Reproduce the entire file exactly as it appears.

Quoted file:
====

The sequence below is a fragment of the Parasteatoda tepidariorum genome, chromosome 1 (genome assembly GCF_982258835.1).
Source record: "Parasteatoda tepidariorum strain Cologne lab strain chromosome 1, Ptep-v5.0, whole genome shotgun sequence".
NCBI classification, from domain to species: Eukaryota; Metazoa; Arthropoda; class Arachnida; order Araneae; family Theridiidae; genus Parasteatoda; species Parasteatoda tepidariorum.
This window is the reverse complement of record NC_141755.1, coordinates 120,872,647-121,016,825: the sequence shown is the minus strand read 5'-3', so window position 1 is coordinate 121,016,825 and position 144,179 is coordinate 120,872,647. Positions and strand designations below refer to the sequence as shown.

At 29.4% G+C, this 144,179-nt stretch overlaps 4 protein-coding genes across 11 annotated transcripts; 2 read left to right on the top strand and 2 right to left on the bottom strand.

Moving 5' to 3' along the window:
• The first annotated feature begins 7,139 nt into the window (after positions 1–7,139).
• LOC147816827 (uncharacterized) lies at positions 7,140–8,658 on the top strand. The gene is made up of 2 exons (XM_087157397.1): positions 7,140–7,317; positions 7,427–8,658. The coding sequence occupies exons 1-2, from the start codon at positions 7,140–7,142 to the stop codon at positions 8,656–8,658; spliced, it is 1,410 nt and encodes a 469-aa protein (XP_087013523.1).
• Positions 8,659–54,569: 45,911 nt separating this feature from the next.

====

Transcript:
The sequence below is a fragment of the Parasteatoda tepidariorum genome, chromosome 1 (genome assembly GCF_982258835.1).
Source record: "Parasteatoda tepidariorum strain Cologne lab strain chromosome 1, Ptep-v5.0, whole genome shotgun sequence".
NCBI classification, from domain to species: Eukaryota; Metazoa; Arthropoda; class Arachnida; order Araneae; family Theridiidae; genus Parasteatoda; species Parasteatoda tepidariorum.
This window is the reverse complement of record NC_141755.1, coordinates 120,872,647-121,016,825: the sequence shown is the minus strand read 5'-3', so window position 1 is coordinate 121,016,825 and position 144,179 is coordinate 120,872,647. Positions and strand designations below refer to the sequence as shown.

At 29.4% G+C, this 144,179-nt stretch overlaps 4 protein-coding genes across 11 annotated transcripts; 2 read left to right on the top strand and 2 right to left on the bottom strand.

Moving 5' to 3' along the window:
• The first annotated feature begins 7,139 nt into the window (after positions 1–7,139).
• LOC147816827 (uncharacterized) lies at positions 7,140–8,658 on the top strand. The gene is made up of 2 exons (XM_087157397.1): positions 7,140–7,317; positions 7,427–8,658. The coding sequence occupies exons 1-2, from the start codon at positions 7,140–7,142 to the stop codon at positions 8,656–8,658; spliced, it is 1,410 nt and encodes a 469-aa protein (XP_087013523.1).
• Positions 8,659–54,569: 45,911 nt separating this feature from the next.